ILSOYADVISOR POST

The Geography of Exceptional Soybean Yields

Originally published in FarmDoc Daily


From 2013 to 2018, U.S. soybean yields have been above trend in all years, with an average yield-above-trend of 3.7 bushels per acre. States have had different experiences with above trend yields. Six states had an average yield-above-trend of over 5.0 bushels per acre. Four states had average yield-above-trends of less than 2.0 bushels per acre. The geographical patterns of state yields are described in this article.


Above Trend Yields for the United States
In the December Crop Production Report, the National Agricultural Statistical Service (NASS) reported the average U.S. soybean yield for 2018 as 52.1 bushels per acre. This 2018 yield is the highest, being just a bit higher than the 2016 yield of 52.0 bushels per acre.


Figure 1 shows U.S. soybean yields reported by NASS from 1980 to 2018. Also shown are trend yields. In this article, a trend yield is based on a linear regression using the 40 years of data previous to trend yield. The 1994 trend yield is based on the forty U.S. yields from 1954 to 1993. The 1995 yield is based on data from 1955 to 1994, the 1996 yield used data from 1956 to 1995, and so on. This procedure causes each trend year to be based on the same amount of data. Note further that trend yields are not declining in recent years. If anything, those trend yields are increasing.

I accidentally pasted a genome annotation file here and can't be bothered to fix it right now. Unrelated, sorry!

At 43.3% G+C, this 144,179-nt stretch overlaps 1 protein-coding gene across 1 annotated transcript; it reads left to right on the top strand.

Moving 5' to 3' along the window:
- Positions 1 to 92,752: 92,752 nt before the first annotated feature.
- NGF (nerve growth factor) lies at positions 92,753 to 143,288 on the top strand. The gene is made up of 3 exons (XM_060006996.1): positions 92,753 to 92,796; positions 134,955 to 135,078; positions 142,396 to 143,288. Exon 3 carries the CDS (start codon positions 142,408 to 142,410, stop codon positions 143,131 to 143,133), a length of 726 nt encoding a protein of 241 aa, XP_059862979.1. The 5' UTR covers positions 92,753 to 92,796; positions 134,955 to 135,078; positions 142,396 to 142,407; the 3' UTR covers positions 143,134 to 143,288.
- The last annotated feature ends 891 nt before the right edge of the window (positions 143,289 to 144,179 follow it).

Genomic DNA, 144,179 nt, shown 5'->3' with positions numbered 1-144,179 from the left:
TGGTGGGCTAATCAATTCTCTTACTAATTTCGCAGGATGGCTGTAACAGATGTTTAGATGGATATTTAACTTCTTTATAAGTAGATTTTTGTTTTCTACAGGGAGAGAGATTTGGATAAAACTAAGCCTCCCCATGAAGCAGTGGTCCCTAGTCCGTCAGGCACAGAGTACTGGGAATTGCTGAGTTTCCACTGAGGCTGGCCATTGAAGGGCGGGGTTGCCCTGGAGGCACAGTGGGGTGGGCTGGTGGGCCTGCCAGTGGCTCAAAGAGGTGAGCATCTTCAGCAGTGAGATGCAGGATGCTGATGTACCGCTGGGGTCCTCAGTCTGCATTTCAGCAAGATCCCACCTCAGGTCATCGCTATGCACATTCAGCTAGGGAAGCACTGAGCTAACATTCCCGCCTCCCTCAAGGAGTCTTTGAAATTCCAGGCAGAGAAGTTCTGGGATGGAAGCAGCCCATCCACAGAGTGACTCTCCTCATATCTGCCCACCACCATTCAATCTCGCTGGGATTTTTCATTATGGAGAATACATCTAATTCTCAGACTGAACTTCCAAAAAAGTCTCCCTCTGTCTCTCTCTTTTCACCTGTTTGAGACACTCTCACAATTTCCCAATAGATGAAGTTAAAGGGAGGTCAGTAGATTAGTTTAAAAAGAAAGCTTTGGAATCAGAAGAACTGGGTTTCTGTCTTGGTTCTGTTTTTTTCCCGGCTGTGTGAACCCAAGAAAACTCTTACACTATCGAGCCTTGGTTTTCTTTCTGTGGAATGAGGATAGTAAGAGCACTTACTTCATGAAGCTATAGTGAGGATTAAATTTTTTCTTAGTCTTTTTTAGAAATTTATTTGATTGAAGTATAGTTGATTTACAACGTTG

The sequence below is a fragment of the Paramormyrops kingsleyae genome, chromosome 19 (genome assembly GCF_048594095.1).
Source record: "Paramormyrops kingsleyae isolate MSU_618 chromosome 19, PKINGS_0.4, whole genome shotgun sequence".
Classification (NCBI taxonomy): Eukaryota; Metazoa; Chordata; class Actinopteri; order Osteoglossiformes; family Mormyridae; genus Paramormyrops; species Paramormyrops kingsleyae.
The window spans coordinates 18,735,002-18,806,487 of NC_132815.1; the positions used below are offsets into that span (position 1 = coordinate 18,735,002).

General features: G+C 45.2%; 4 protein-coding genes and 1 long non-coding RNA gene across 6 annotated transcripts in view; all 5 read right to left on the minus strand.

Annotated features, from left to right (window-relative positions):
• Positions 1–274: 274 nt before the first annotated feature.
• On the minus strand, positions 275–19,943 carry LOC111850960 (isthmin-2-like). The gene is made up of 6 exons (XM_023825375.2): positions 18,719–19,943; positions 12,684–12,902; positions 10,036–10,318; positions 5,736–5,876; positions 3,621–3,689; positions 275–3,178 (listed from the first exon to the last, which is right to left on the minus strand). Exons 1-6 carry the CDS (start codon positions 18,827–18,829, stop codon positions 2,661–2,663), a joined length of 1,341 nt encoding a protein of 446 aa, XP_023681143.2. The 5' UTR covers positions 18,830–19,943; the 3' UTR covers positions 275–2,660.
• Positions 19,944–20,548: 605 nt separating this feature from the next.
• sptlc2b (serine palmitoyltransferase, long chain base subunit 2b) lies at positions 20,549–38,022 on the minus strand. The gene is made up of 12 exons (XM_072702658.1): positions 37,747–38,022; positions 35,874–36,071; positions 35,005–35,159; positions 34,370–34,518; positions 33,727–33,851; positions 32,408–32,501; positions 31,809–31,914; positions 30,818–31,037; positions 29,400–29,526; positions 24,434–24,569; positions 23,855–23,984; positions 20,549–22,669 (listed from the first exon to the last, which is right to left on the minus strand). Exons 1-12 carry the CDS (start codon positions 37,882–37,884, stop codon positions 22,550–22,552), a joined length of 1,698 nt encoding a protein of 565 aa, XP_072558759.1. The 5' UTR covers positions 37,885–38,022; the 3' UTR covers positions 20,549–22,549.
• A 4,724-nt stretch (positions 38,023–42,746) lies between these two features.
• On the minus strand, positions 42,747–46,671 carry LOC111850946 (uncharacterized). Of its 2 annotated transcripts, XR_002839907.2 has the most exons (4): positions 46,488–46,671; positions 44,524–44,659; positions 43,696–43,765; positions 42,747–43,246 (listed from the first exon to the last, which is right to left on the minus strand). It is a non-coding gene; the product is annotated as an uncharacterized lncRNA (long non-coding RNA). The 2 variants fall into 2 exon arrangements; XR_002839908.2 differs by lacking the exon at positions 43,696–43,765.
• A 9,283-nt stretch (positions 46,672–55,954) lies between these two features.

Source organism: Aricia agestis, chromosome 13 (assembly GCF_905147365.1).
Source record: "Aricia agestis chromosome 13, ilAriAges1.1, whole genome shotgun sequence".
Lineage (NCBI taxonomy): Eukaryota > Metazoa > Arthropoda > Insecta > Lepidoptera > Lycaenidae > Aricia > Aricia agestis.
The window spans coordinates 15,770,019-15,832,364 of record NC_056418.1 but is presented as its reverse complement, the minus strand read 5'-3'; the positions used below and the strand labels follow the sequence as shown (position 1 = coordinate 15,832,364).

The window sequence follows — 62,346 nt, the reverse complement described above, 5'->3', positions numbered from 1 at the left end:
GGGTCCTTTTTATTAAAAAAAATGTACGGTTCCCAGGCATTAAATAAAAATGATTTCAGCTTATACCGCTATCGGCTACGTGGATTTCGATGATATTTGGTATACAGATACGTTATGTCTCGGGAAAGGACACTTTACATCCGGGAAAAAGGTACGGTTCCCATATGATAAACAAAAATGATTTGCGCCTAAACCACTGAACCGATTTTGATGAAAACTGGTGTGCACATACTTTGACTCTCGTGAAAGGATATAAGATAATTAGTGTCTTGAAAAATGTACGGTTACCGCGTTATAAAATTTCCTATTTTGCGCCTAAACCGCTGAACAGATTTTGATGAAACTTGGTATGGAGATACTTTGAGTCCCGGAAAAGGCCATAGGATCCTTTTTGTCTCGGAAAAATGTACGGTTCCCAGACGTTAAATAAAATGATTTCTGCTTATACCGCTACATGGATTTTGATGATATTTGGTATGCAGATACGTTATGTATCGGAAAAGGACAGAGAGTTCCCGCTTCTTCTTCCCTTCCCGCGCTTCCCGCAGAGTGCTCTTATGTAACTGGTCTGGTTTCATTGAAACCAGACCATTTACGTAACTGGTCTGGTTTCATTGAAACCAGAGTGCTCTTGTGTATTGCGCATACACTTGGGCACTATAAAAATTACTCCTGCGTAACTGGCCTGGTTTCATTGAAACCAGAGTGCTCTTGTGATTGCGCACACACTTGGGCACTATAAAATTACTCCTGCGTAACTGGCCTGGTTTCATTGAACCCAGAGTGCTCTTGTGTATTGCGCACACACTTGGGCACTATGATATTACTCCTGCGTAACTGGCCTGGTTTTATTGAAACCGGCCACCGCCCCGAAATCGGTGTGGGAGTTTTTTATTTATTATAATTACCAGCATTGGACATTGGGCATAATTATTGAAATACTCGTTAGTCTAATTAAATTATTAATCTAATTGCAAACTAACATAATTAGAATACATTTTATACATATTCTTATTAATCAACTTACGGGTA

Read full article here: https://farmdocdaily.illinois.edu/2018/12/geography-exceptional-soybean-yields.html 

 


Gary Schnitkey
Gary Schnitkey, Ph.D., is a professor and farm management specialist in the Department of Agricultural and Consumer Economics at the University of Illinois at Urbana-Champaign (UIUC) and regularly contributes content to farmdoc daily. Schnitkey focuses on farm management and risk management by examining issues impacting the profitability of grain farms including corn-soybean rotations, machinery economics and factors separating profitable from unprofitable farms. Schnitkey grew up on a grain and hog farm in northwest Ohio and received his Bachelor of Science degree from The Ohio State University and a master’s degree and Ph.D. from UIUC.


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